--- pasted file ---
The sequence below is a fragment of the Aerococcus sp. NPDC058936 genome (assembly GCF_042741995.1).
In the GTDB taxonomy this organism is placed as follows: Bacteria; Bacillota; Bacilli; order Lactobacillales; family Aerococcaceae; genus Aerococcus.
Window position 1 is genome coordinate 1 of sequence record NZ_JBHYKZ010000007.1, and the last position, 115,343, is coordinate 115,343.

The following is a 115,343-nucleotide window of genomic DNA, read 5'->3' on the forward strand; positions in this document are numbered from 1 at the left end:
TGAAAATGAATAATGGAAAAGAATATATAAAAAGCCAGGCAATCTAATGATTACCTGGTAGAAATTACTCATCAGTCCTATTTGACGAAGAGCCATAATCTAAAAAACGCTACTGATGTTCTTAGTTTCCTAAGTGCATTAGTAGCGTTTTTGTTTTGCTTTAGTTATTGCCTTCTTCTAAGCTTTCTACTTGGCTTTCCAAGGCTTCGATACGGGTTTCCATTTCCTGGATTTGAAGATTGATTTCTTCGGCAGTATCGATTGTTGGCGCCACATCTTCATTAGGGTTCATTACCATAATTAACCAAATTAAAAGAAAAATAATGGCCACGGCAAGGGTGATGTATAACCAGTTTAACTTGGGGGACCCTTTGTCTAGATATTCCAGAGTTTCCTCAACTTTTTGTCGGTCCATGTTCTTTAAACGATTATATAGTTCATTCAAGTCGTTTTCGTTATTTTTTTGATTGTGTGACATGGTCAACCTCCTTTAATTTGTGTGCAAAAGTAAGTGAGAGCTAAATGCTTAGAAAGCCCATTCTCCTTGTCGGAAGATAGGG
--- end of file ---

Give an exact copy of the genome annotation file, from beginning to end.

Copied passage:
The sequence below is a fragment of the Aerococcus sp. NPDC058936 genome (assembly GCF_042741995.1).
In the GTDB taxonomy this organism is placed as follows: Bacteria; Bacillota; Bacilli; order Lactobacillales; family Aerococcaceae; genus Aerococcus.
Window position 1 is genome coordinate 1 of sequence record NZ_JBHYKZ010000007.1, and the last position, 115,343, is coordinate 115,343.

The following is a 115,343-nucleotide window of genomic DNA, read 5'->3' on the forward strand; positions in this document are numbered from 1 at the left end:
TGAAAATGAATAATGGAAAAGAATATATAAAAAGCCAGGCAATCTAATGATTACCTGGTAGAAATTACTCATCAGTCCTATTTGACGAAGAGCCATAATCTAAAAAACGCTACTGATGTTCTTAGTTTCCTAAGTGCATTAGTAGCGTTTTTGTTTTGCTTTAGTTATTGCCTTCTTCTAAGCTTTCTACTTGGCTTTCCAAGGCTTCGATACGGGTTTCCATTTCCTGGATTTGAAGATTGATTTCTTCGGCAGTATCGATTGTTGGCGCCACATCTTCATTAGGGTTCATTACCATAATTAACCAAATTAAAAGAAAAATAATGGCCACGGCAAGGGTGATGTATAACCAGTTTAACTTGGGGGACCCTTTGTCTAGATATTCCAGAGTTTCCTCAACTTTTTGTCGGTCCATGTTCTTTAAACGATTATATAGTTCATTCAAGTCGTTTTCGTTATTTTTTTGATTGTGTGACATGGTCAACCTCCTTTAATTTGTGTGCAAAAGTAAGTGAGAGCTAAATGCTTAGAAAGCCCATTCTCCTTGTCGGAAGATAGGG